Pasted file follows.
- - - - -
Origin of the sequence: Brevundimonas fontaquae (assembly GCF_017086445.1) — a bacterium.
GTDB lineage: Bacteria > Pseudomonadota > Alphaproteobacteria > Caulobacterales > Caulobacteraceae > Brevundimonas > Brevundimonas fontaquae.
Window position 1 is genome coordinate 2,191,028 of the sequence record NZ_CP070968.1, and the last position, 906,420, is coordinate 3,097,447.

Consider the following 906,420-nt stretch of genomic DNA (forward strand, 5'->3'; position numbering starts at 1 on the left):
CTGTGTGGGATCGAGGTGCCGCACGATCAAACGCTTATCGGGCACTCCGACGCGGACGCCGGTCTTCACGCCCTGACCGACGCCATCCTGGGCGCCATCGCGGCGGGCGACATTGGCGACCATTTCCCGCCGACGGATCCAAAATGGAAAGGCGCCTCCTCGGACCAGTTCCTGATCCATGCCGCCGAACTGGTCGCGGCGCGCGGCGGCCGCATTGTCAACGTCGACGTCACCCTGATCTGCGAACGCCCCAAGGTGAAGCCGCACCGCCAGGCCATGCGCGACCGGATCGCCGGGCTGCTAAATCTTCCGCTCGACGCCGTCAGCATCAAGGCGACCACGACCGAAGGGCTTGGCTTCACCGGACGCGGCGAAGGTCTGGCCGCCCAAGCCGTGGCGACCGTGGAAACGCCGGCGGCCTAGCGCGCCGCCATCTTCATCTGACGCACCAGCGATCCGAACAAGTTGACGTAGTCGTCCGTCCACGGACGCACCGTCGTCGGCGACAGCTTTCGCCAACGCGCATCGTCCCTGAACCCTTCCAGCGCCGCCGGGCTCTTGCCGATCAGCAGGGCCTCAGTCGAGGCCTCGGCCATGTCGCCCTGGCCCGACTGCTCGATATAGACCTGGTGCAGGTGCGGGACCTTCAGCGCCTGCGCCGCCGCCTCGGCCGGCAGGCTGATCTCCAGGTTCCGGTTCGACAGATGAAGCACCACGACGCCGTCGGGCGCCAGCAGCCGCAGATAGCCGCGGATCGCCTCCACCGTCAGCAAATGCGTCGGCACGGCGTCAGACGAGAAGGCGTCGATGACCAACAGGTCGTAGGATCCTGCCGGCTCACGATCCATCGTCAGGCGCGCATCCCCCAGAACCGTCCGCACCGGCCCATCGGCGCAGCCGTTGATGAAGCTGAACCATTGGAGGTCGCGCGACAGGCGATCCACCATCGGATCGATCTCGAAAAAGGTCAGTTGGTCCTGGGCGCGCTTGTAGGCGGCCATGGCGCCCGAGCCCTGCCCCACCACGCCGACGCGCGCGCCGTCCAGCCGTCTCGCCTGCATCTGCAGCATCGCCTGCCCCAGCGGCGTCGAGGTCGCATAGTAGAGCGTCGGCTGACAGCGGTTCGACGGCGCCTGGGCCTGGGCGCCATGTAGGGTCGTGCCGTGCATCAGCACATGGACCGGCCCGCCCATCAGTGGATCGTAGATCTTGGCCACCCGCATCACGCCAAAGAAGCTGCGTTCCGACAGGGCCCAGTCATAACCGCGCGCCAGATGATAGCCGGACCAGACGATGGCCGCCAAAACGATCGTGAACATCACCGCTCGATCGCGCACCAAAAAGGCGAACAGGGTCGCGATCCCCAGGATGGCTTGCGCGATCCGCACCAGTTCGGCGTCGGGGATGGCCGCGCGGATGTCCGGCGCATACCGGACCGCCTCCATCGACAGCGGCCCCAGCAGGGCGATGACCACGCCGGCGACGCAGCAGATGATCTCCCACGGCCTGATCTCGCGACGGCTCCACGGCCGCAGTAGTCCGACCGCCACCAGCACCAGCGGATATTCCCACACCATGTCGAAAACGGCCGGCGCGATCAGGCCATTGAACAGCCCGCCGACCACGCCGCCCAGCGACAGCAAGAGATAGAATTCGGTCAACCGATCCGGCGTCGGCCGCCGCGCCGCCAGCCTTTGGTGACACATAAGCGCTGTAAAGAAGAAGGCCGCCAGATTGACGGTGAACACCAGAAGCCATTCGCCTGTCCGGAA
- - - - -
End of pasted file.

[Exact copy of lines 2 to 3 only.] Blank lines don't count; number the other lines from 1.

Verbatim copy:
GTDB lineage: Bacteria > Pseudomonadota > Alphaproteobacteria > Caulobacterales > Caulobacteraceae > Brevundimonas > Brevundimonas fontaquae.
Window position 1 is genome coordinate 2,191,028 of the sequence record NZ_CP070968.1, and the last position, 906,420, is coordinate 3,097,447.